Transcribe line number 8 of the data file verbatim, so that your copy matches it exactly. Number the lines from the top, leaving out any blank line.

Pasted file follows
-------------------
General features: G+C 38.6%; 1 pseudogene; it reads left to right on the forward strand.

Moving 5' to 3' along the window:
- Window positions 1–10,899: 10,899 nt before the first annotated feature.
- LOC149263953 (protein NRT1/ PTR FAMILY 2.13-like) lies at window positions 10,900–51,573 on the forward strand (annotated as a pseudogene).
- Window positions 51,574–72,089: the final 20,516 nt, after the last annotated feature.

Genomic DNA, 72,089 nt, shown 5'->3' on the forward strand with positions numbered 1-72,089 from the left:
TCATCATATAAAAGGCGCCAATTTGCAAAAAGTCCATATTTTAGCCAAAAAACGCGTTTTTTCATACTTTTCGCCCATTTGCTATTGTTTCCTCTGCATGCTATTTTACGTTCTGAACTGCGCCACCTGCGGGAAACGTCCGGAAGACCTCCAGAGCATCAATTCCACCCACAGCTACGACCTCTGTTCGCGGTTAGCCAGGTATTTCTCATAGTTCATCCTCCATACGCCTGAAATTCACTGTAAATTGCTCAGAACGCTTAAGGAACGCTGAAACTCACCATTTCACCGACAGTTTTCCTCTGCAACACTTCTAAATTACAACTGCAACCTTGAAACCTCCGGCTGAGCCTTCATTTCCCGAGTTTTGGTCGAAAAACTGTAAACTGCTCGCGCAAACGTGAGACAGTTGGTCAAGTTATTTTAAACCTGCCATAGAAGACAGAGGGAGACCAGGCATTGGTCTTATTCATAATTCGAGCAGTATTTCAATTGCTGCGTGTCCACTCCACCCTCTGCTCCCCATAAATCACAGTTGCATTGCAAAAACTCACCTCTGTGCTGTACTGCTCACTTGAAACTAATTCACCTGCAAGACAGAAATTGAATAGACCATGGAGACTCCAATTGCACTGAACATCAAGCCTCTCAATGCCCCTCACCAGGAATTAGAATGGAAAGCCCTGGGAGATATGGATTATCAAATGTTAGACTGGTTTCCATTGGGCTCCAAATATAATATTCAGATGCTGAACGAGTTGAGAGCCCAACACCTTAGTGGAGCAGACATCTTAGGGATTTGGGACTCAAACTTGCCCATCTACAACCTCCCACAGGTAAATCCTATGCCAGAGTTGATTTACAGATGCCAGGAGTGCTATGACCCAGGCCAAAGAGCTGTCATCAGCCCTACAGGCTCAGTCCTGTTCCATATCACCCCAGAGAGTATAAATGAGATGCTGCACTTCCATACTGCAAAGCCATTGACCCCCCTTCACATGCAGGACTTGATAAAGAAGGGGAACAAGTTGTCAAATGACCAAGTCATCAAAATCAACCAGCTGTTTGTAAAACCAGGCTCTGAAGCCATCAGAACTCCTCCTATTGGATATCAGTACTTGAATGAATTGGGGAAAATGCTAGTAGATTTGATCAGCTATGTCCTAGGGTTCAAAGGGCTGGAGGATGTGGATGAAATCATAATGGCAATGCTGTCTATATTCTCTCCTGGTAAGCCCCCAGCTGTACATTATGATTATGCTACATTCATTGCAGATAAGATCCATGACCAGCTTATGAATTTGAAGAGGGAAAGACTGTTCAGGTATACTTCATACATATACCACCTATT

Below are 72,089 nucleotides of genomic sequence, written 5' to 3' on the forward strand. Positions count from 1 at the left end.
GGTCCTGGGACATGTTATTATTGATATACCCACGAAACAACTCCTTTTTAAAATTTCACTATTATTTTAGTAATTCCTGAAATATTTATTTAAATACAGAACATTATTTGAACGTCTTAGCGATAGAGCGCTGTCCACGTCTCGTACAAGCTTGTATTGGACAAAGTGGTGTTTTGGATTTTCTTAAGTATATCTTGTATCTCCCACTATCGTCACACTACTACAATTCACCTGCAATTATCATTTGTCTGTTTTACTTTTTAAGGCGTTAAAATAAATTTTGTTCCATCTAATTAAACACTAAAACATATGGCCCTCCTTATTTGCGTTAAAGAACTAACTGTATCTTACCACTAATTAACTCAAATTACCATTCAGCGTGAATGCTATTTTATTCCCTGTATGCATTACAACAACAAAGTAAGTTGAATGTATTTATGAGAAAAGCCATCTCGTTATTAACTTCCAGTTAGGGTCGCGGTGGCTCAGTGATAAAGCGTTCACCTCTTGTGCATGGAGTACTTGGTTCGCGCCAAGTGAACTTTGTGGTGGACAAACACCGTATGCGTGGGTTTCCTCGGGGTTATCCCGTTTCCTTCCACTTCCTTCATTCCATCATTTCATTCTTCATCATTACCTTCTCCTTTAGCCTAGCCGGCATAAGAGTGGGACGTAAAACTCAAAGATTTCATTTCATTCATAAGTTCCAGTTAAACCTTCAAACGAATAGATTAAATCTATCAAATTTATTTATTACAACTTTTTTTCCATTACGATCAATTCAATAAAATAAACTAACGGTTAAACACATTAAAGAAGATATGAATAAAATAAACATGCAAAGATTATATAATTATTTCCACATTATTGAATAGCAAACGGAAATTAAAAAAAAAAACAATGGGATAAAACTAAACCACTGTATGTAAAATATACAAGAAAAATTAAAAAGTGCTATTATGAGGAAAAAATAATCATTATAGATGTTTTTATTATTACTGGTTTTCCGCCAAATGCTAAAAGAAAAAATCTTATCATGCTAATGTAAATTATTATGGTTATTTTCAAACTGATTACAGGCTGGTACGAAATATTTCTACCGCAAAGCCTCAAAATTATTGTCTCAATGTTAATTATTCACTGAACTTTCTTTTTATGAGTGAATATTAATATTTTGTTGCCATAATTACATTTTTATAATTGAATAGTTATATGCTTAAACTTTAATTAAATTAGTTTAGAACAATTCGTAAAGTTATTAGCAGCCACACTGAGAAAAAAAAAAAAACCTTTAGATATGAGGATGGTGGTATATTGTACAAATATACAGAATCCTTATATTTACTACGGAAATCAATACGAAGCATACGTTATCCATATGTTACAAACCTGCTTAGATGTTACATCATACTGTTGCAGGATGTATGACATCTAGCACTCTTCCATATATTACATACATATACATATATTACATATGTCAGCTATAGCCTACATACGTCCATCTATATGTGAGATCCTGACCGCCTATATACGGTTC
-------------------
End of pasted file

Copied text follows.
Below are 72,089 nucleotides of genomic sequence, written 5' to 3' on the forward strand. Positions count from 1 at the left end.